Fears over teenager Kamila Valieva’s mental wellbeing ahead of CAS verdict
Kamila Valieva returned to the Olympic ice on Sunday amid fears over her mental well-being ahead of an expected Court of Arbitration for Sport verdict on her right to remain at the Games.
The 15-year-old performed her usual warm-up routine in the figure skating practice room as a CAS ad hoc committee met to consider a series of appeals against the Agency’s decision anti-doping to lift an imposed provisional suspension. on the skater following a positive test for the banned heart drug trimetazidine.
The International Testing Agency (ITA), World Anti-Doping Agency (WADA) and International Skating Union (ISU) are contesting Valieva’s right to remain at the Games before the start of women’s singles competition on Tuesday.
The International Olympic Committee (IOC), whose interests in the case are represented by the ITA, confirmed on Tuesday that mental health resources were available to Valieva in addition to those presumably offered by her team.
“Mental help is always offered first by the team, but we have measures in place and security guards,” said IOC spokesman Mark Adams. “The support is there but the first obligation for the team is to take care of its athletes.”
Valieva had broken down in tears midway through her training session on Saturday and was comforted by her controversial coach Eteri Tutberidze.
If her positive test is confirmed, Valieva will become the youngest athlete to fail a doping test at the Olympics, overtaking Rick DeMont, who was 16 when he was disciplined for using asthma medication in 1972.
In a development unrelated to the ongoing Valieva case, the ISU is expected to consider raising its minimum age limit for international competitions from 15 to 17 at its annual congress in Thailand in June.
British ice dancer Lilah Fear, competing in her first Olympics in Beijing with partner Lewis Gibson, said she ‘definitely wouldn’t’ have faced the pressure of going to the Games at the age by Valeva.
“I think it really depends on the individual, but for me I didn’t really have the mental resilience at 15 that comes from the experience of going through so much in terms of ups and downs,” said 22-year-old Fear.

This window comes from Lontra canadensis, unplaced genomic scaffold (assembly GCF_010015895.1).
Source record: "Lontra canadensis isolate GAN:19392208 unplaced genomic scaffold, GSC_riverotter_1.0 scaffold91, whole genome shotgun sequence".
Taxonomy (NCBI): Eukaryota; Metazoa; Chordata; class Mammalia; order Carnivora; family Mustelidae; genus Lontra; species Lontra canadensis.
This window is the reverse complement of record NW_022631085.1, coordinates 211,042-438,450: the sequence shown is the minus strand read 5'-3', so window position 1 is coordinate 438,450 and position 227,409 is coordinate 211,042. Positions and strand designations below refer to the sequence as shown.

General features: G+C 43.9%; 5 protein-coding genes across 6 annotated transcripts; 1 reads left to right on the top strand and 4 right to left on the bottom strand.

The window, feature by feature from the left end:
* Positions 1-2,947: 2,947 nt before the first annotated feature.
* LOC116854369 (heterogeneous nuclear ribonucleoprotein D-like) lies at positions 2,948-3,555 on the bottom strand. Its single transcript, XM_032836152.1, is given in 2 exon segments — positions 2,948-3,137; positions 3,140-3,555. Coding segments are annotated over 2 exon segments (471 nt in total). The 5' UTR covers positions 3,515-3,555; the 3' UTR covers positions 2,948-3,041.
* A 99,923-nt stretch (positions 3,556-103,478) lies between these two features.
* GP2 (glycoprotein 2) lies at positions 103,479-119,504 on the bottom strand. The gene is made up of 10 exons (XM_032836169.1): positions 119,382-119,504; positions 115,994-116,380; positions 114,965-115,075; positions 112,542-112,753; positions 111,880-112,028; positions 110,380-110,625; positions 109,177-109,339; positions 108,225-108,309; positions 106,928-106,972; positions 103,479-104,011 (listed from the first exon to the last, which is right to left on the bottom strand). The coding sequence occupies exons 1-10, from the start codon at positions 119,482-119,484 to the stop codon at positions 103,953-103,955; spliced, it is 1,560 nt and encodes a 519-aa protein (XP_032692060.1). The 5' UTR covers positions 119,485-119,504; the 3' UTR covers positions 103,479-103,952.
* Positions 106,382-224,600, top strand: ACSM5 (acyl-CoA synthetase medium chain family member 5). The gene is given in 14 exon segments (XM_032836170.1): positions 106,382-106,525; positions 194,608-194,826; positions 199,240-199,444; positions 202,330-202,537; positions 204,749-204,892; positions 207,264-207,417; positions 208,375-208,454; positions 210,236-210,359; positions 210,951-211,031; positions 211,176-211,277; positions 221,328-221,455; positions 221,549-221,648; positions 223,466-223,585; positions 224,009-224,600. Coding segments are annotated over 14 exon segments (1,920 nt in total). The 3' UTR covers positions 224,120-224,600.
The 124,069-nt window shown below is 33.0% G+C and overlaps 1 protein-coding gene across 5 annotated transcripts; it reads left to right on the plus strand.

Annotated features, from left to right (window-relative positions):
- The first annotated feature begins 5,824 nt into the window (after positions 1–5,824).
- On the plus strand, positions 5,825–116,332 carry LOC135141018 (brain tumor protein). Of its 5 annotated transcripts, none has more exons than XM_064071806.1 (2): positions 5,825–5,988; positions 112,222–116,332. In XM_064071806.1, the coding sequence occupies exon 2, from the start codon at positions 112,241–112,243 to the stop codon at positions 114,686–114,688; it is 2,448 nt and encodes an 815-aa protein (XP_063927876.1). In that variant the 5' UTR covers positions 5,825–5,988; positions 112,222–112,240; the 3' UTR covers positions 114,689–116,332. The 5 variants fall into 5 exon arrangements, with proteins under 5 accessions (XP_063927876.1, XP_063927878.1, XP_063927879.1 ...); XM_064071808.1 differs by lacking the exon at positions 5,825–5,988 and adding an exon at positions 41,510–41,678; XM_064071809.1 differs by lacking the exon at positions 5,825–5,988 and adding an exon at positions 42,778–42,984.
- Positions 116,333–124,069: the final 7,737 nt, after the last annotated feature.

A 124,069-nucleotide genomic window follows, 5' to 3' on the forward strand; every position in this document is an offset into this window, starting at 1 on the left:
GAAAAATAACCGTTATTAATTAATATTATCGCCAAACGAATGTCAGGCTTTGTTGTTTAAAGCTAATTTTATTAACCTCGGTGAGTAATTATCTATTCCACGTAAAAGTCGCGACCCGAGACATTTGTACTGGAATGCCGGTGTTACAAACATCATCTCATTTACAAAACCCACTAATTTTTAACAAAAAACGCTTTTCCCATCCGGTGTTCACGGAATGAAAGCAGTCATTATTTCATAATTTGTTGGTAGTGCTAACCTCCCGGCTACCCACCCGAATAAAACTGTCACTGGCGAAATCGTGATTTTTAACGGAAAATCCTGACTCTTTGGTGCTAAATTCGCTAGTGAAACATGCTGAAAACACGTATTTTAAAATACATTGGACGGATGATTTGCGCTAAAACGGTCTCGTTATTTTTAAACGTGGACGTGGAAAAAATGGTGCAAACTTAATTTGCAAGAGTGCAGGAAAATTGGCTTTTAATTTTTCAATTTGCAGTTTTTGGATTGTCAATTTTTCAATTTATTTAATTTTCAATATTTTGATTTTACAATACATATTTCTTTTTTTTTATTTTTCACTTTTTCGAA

However, despite concerns for the welfare of young athletes, Fear wondered if the answer was simply to deny an exceptional skater the right to compete in the Olympics because of their age.
“I feel more confident here with all the tools I’ve picked up along the way, but a 15-year-old could have those tools as well,” Fear said.
“Talent is talent and being able to play your sport at the highest level shouldn’t be limited to age.”
There are still medals to be awarded for the figure skating team event, which Valieva competed in last week.
She put the pressure on her own world record with a nearly flawless short program performance as Russia won gold against the United States and Japan.
Adams acknowledged the need for a quick decision from CAS, adding: “We want this to be expedited as quickly as possible and that’s why this is going to the ad hoc Tribunal of the Court of Arbitration for Sport, and why you will have the result. tomorrow.
Russia’s line of defense is not entirely clear, beyond the fact that delivery of the positive result – from a test carried out on Christmas Day – took much longer than the standard 20 days. indicated in the WADA rules.
It’s also unclear whether Valieva’s age and her “protected person” status with respect to doping proceedings, will be a mitigating factor in any potential punishment if the appeals are upheld.
Meanwhile, the skater’s choreographer Alexey Zheleznyakov highlighted Valieva’s innocence in an Instagram post on Sunday.
Zheleznyakov wrote: “I am not God, I have no idea, there are many options, but I am sure of one thing: Kami does not touch anything forbidden in life – with his talent, it’s not necessary.”